reWASD is in bloom, virtual controllers, keyboard and mouse remapping, macro editor… And it grows! There’s no such thing as ‘enough buttons’, and that’s why you’re here. We will tell you how to change function keys, how to save the native layout and assign more actions with shortcuts and activators, assign F13-F24 keys to existing buttons, or change function keys to macros.
What is the function key?
Take a sneak peek at your keyboard. See that row of F-keys? Those are the function keys. Usually, some default actions are assigned to them in Windows; for example, F1 opens the Help Manual, F2 renames files, F3 launches search, etc. If you own a laptop, you probably know that the combination of Fn and one of the function keys can reduce brightness, volume, and other options.
Note: if you decide to change function keys and remap them to something else using Unmap, the actions triggered by Fn and function keys will still work on your laptop. You won’t lose them!
So, every other step in this how-to post will start with:
- Install reWASD to your PC
- Create a new profile, the config is created automatically
- Go to keyboard sub-config, you can pick one above the image of a device
How to change function keys?
That’s pretty simple. Let’s start with what you can assign them to: keyboard keys, mouse keys and moves, also controller buttons. We highly recommend to unmap the function keys you want to change, to mute the native input and let the mappings work properly.
So now you’ll need to:
- Click Add to start adding mappings and pick the first of the function keys you want to remap
- Unmap it, and assign the required key to the chosen function key. You can use Turbo or Toggle to take your mapping to another level ;)
- Click Apply, and go test the mapping!
How to map F13-F24 to the keyboard, or remap them?
Since reWASD 5.2, you have an option to map F13-F24 to any keyboard, mouse or controller button, or vice versa. What we strongly recommend, is to assign F13-F24 keys to double or long-press activators on existing function keys (F1-F12), in case you need those keys on the keyboard. But honestly, it’s up to you, and you can even map them to the mouse wheel if you need it.
To do that, you need to:
- Click Add to create a new mapping, pick the function key you are adding a mapping to, unmap it if needed, add the mapping on the left side of a frame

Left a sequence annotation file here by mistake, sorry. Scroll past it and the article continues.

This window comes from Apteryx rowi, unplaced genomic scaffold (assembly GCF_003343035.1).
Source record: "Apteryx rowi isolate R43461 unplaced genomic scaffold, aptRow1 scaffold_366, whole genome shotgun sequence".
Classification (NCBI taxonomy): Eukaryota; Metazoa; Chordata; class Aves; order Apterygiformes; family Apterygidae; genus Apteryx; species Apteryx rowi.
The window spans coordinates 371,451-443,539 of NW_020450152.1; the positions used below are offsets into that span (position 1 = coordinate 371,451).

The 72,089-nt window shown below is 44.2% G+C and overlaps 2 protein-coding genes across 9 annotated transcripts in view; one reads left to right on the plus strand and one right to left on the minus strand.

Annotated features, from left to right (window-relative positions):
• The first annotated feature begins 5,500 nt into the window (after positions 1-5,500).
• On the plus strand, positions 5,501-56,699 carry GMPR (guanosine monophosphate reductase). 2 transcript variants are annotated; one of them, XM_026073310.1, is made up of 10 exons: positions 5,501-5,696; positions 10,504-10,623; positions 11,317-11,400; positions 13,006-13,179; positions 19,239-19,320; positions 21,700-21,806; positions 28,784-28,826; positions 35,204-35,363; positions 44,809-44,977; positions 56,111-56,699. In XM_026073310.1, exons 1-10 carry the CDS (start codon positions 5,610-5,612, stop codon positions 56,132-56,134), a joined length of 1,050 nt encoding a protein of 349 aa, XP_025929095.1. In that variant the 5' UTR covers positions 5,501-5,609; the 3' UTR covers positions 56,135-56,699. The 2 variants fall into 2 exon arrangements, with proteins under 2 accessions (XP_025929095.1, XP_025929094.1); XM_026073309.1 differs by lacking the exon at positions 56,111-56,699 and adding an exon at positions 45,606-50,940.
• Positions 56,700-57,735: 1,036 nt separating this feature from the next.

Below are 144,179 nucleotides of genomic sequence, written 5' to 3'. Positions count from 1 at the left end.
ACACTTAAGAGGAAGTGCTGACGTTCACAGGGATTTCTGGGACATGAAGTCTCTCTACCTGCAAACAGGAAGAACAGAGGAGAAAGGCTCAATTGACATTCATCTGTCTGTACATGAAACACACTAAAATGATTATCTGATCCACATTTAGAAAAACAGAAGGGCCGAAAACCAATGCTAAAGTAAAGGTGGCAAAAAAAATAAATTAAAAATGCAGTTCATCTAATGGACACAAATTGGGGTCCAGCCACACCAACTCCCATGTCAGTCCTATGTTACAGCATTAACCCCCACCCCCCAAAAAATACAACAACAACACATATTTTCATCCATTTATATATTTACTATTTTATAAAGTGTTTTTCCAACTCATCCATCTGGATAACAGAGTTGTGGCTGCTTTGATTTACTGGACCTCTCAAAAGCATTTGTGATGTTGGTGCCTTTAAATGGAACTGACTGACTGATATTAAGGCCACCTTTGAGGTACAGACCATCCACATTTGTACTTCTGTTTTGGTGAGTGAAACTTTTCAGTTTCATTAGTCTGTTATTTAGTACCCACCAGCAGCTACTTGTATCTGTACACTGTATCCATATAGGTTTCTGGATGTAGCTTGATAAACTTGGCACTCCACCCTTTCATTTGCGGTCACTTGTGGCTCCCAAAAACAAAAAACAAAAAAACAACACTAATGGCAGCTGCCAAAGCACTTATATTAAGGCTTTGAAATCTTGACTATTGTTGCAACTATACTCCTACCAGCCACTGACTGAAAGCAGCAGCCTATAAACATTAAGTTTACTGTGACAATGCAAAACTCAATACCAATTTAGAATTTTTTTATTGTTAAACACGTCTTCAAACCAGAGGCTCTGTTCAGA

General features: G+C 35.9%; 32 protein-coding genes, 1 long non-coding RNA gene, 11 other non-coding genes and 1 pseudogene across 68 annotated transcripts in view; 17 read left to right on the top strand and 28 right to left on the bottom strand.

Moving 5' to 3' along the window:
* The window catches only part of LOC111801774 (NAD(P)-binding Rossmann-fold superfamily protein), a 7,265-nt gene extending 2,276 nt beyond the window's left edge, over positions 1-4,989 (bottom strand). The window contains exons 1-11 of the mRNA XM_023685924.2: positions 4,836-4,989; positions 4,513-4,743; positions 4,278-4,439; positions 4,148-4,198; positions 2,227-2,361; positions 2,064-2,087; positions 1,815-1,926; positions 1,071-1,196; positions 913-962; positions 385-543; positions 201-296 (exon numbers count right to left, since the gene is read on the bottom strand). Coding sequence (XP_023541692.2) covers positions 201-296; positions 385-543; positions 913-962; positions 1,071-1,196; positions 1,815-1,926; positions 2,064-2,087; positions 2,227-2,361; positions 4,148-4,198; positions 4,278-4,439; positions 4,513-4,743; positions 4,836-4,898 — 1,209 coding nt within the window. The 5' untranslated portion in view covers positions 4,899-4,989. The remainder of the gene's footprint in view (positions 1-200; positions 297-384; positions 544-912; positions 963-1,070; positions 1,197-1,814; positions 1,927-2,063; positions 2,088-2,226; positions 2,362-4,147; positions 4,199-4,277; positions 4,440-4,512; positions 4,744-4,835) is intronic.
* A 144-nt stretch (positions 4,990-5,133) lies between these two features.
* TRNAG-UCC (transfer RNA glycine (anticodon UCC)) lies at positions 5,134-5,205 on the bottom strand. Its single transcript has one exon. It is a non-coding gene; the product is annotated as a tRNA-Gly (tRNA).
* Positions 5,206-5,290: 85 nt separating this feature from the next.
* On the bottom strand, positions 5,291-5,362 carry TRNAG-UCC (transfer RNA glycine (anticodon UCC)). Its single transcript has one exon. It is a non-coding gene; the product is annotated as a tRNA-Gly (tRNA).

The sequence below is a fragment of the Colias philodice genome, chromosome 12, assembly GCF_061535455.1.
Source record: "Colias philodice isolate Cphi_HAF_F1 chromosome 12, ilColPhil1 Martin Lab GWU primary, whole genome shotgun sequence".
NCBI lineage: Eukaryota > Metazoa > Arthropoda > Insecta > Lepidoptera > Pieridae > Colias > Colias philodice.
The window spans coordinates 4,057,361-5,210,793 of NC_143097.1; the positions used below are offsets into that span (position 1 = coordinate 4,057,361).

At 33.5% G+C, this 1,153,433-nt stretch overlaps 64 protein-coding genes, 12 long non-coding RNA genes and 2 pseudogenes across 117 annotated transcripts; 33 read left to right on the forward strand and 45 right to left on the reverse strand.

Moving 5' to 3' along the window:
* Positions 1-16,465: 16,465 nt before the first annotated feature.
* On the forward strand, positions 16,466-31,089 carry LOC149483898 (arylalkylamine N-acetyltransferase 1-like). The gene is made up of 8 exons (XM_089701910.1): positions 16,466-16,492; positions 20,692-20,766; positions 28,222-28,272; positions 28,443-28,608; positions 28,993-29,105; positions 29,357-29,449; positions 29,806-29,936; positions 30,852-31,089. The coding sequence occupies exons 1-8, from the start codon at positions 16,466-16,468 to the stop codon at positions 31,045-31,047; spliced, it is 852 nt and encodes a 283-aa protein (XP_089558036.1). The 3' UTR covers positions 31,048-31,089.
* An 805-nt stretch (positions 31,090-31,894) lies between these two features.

- Repeat until all the needed mappings are assigned
- Press Apply to save changes and turn on the mappings
How to change function key to macros?
reWASD also gives you the possibility to add macros to function keys. Macro editor permits to tune pauses, the duration of the button press, add the number of iterations a combo must reproduce, also you can record the combo right away from your keyboard, and more. For the combo to reproduce properly, we highly recommend unmapping the function key you assign the combo to: this will mute the native input and let the sequence work as intended.
Once you’ve installed reWASD, created a new profile and config, and opened keyboard sub-config, follow these steps:
- Press Add to create a new mapping
- Pick one of the function keys you want to change, and unmap it
- Now go to the Key combo menu that is in the bottom of the frame
- Once you’ve opened the combo editor, you can whether press Record button and record the macro by tapping the needed keys, or you can add key by key to the sequence
- When the combo is ready, press Apply and you’re good to go!
Note: mind the pauses. Many games require the 20-30 millisecond pauses to read the input properly, so tune your combo wisely.
How to use the function keys for more purposes?
Our software permits not only to change function keys but also to assign new mappings and save the native layout at the same time. There are several ways to do that. You can whether use Shortcuts feature and create the combinations of different function keys to reproduce some kind of mapping.
Also, you can use Shift modifier, to add an overlay with additional mappings: this would be perfect to assign the F13-F24 row to the existing function keys with a toggled shift modifier!
And, we’ve mentioned them in this post before, Activators — change function keys to double, triple, long keyboard key presses. A single press will still be the native action of a function key, and the activators will work the way you decide! Zing zang, all ready :)
We really hope this info about how to change function keys was useful, and that now you know more about function keys! If you have any questions, don’t hesitate to ask us below this post in the comment section. Make sure to follow us on Facebook, Pinterest, and YouTube to keep your hand on the pulse. Also, join our Discord text chat for more fun :)